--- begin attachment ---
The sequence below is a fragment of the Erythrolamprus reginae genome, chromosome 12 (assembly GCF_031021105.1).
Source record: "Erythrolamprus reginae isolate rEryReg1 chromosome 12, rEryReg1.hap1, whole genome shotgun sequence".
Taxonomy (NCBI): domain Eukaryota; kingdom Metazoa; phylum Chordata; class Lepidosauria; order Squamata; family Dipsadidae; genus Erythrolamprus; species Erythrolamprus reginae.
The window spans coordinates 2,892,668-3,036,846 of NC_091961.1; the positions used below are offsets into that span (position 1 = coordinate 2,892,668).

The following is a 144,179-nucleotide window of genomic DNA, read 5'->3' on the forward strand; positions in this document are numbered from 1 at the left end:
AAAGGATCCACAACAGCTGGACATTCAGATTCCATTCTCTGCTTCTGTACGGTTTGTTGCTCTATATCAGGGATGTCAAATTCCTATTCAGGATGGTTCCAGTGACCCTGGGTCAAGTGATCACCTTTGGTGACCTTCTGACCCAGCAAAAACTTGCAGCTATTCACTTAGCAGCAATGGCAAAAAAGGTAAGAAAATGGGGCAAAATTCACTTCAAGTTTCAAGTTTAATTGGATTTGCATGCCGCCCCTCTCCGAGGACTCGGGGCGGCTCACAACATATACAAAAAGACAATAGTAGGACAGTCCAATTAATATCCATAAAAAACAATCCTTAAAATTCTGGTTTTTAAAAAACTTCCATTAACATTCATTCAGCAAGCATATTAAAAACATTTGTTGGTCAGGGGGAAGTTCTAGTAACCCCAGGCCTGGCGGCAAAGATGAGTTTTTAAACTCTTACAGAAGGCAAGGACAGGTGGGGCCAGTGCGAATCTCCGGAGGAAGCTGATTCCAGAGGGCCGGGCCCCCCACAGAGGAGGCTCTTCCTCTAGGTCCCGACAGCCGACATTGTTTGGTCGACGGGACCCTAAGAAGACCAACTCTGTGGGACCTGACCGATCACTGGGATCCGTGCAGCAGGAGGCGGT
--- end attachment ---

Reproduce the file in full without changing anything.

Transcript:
The sequence below is a fragment of the Erythrolamprus reginae genome, chromosome 12 (assembly GCF_031021105.1).
Source record: "Erythrolamprus reginae isolate rEryReg1 chromosome 12, rEryReg1.hap1, whole genome shotgun sequence".
Taxonomy (NCBI): domain Eukaryota; kingdom Metazoa; phylum Chordata; class Lepidosauria; order Squamata; family Dipsadidae; genus Erythrolamprus; species Erythrolamprus reginae.
The window spans coordinates 2,892,668-3,036,846 of NC_091961.1; the positions used below are offsets into that span (position 1 = coordinate 2,892,668).

The following is a 144,179-nucleotide window of genomic DNA, read 5'->3' on the forward strand; positions in this document are numbered from 1 at the left end:
AAAGGATCCACAACAGCTGGACATTCAGATTCCATTCTCTGCTTCTGTACGGTTTGTTGCTCTATATCAGGGATGTCAAATTCCTATTCAGGATGGTTCCAGTGACCCTGGGTCAAGTGATCACCTTTGGTGACCTTCTGACCCAGCAAAAACTTGCAGCTATTCACTTAGCAGCAATGGCAAAAAAGGTAAGAAAATGGGGCAAAATTCACTTCAAGTTTCAAGTTTAATTGGATTTGCATGCCGCCCCTCTCCGAGGACTCGGGGCGGCTCACAACATATACAAAAAGACAATAGTAGGACAGTCCAATTAATATCCATAAAAAACAATCCTTAAAATTCTGGTTTTTAAAAAACTTCCATTAACATTCATTCAGCAAGCATATTAAAAACATTTGTTGGTCAGGGGGAAGTTCTAGTAACCCCAGGCCTGGCGGCAAAGATGAGTTTTTAAACTCTTACAGAAGGCAAGGACAGGTGGGGCCAGTGCGAATCTCCGGAGGAAGCTGATTCCAGAGGGCCGGGCCCCCCACAGAGGAGGCTCTTCCTCTAGGTCCCGACAGCCGACATTGTTTGGTCGACGGGACCCTAAGAAGACCAACTCTGTGGGACCTGACCGATCACTGGGATCCGTGCAGCAGGAGGCGGT